HHS seeks to strengthen the confidentiality of abortion patients: The Biden administration’s efforts to protect reproductive health information from law enforcement after Dobbs hinges on how much authority its health agency has to pre-empt state criminal laws — a thorny issue for law enforcement officials. health lawyers. Allie Reed and Christopher Brown have more.
LEARN MORE ABOUT ABORTION RIGHTS
- Kentucky Abortion Ban: A Kentucky abortion provider suffered a setback in a case seeking to overturn two near-total abortion bans, as a state appeals court lifted an order that had allowed him to resume execution of procedures in the State. Mary Anne Pazanowski has more.
- Kansas Abortion Vote: The unusual decision to ask a question about abortion in a primary ballot backfired on Tuesday when Kansas voters rejected a proposal to amend the state Constitution to declare that there is no has no right to abortion. Alex Ebert has more.
- Anti-abortion group taxes: Forty congressional Democrats have called on the IRS and the Treasury Department to review the tax-exempt status of the anti-abortion Family Research Council. “The FRC is an example of an alarming trend over the past decade: right-wing advocacy groups self-identifying as ‘churches’,” they said. Read more from Erin Slowey.
Industry and Legal Health News
Highly Effective Fourth Dose of Pfizer: Hospital workers who received a fourth dose of Pfizer’s mRNA vaccine were much less likely to contract Covid than their triple-vaccinated peers in one study. The results published Tuesday in the open-access journal of the American Medical Association are the latest to confirm the benefits of a second booster against breakthrough infections caused by the omicron variant. The study authors pointed to an extra dose as a tool to prevent medical staff shortages. Dong Lyu has more.
Vaping Group Siding With FDA on Menthol: The FDA has gained an unlikely ally in its plan to ban menthol cigarettes and flavored cigars: a prominent vaping trade group that wants to see smokers switch to e-cigarette products. The Vapor Technology Association says it supports the proposals if the FDA allows more e-cigarettes as an alternative. Read more from Céline Castronuovo.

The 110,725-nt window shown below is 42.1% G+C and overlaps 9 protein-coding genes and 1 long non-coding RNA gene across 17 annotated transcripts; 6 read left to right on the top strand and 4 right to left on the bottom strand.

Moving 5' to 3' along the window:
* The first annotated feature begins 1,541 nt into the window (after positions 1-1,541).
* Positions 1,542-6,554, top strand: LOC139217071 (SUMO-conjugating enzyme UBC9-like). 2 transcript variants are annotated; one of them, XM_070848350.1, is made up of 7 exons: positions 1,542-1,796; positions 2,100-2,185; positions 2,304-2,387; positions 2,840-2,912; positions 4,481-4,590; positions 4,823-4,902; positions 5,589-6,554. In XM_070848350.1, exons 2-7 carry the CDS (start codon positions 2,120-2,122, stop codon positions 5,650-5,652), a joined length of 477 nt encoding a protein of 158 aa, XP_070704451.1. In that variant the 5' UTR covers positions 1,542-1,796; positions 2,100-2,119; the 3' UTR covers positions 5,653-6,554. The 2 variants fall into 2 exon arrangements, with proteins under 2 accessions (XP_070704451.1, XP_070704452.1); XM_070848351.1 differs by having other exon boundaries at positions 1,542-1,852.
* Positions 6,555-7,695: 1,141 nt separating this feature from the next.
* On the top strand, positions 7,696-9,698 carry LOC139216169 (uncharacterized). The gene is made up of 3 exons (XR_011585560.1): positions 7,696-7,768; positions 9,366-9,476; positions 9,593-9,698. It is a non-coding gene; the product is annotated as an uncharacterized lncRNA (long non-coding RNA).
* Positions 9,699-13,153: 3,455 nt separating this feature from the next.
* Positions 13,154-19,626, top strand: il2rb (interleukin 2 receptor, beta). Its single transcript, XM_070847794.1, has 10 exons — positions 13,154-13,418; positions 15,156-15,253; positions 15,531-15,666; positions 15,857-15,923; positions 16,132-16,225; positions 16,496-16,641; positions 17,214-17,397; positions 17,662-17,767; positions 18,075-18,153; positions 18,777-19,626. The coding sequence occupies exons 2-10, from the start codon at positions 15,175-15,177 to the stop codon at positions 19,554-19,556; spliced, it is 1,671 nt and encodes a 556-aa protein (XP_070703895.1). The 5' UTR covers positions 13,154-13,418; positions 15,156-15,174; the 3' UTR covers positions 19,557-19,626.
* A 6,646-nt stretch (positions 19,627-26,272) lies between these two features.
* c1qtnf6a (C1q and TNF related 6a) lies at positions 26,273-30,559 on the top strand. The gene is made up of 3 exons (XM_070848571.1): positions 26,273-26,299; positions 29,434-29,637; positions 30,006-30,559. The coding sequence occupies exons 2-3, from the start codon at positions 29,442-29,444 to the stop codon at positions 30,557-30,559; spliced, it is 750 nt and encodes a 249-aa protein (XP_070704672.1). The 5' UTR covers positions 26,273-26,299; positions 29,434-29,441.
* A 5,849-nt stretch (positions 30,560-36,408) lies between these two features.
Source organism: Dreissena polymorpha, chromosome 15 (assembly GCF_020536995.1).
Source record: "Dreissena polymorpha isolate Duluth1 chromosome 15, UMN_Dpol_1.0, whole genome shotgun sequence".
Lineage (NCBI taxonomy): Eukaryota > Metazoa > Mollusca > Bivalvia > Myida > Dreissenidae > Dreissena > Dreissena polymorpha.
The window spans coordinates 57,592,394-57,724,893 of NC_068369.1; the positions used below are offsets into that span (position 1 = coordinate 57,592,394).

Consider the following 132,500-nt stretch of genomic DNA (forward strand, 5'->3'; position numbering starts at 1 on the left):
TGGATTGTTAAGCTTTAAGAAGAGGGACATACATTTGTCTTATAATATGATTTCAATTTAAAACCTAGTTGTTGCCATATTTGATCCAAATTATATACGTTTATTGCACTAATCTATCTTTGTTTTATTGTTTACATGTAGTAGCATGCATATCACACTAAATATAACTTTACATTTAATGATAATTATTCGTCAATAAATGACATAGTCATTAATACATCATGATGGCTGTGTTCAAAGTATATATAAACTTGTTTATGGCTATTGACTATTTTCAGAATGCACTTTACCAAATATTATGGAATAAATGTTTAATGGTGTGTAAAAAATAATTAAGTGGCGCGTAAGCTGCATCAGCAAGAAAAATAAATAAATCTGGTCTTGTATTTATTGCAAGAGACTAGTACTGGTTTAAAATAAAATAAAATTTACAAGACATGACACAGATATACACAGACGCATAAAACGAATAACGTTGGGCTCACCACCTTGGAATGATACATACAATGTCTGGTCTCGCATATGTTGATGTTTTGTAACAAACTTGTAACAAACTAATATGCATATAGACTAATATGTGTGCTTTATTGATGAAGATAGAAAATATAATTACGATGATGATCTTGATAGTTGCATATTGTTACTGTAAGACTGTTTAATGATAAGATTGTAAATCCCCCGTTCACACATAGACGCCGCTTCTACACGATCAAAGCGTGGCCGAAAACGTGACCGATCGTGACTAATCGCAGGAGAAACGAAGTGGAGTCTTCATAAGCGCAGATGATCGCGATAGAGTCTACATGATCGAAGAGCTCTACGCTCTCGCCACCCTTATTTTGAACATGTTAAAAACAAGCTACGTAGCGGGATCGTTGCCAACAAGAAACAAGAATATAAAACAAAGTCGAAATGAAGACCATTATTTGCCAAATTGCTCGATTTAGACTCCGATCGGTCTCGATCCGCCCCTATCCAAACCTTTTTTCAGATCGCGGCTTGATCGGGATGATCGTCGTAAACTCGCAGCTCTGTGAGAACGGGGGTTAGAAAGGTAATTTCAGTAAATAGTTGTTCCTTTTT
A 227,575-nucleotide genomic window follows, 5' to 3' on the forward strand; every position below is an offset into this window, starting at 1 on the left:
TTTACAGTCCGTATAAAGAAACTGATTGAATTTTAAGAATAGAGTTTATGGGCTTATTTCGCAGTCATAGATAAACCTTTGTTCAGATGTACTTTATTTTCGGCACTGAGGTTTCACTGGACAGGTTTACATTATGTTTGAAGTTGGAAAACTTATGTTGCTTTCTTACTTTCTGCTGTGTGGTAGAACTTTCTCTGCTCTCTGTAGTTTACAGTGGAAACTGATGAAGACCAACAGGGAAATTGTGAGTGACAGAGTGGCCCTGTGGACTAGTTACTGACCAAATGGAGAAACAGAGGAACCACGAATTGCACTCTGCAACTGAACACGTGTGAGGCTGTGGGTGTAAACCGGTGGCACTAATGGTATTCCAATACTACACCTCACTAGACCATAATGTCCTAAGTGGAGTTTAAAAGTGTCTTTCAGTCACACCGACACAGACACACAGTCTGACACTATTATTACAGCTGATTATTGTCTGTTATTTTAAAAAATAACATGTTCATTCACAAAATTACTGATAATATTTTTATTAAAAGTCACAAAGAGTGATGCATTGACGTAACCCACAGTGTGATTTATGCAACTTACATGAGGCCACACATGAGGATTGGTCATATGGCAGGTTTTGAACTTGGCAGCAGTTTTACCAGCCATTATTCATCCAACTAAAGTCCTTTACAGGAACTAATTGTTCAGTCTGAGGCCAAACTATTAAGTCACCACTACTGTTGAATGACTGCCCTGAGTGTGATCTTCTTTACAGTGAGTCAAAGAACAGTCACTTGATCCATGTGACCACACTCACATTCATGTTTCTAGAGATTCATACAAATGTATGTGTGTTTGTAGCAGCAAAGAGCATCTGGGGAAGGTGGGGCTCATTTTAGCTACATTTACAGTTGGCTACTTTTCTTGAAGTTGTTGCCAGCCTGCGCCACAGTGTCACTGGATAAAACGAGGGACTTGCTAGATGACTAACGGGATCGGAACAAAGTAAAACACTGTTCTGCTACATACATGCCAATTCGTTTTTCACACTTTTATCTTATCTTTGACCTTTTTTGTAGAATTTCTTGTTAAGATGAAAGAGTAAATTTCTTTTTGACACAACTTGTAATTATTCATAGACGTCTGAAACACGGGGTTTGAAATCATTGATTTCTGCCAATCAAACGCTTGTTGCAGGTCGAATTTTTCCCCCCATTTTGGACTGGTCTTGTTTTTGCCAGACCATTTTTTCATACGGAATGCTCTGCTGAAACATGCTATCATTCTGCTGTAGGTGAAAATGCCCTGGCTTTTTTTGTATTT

Teva faces Adderall supply disruptions: Teva Pharmaceutical, the biggest seller of Adderall in the United States, is experiencing “supply disruptions” of the popular ADHD drug at a time when demand is at its highest, a spokesperson said. the society. Learn more about Ike Swetlitz.
WHAT TO KNOW TODAY
- Antitrust help leaving: White House adviser Tim Wu, who helped shape the administration’s agenda to bolster economic competition in sectors including health care, is expected to step down in the coming months, according to people familiar with the movement. Learn more about Emily Birnbaum, Leah Nylen and Nancy Cook.
- The CEO defends the merger: Change Healthcare CEO Neil de Crescenzo defended the company’s proposed combination with UnitedHealth Group in court on Tuesday as Justice Department lawyers tried to prove the deal would harm competition, John Tozzi reports.
- Lawsuit for defamation of the doctor: A Texas doctor who stood on the steps of the US Supreme Court and gave a speech touting hydroxychloroquine as a treatment for Covid-19 has lost a libel suit against CNN, after a federal court of Texas said she had not shown the network’s claims to be untrue. Mary Anne Pazanowski has more.
- BGOV HHS Outsourcing Profile: HHS is consistently one of the top three civilian agencies to spend money on contracts over the past decade. Click here to download Kerry Burgott’s HHS agency profile.
With the help of Jeannie Baumann
To contact the reporter on this story: Brandon Lee in washington at [email protected]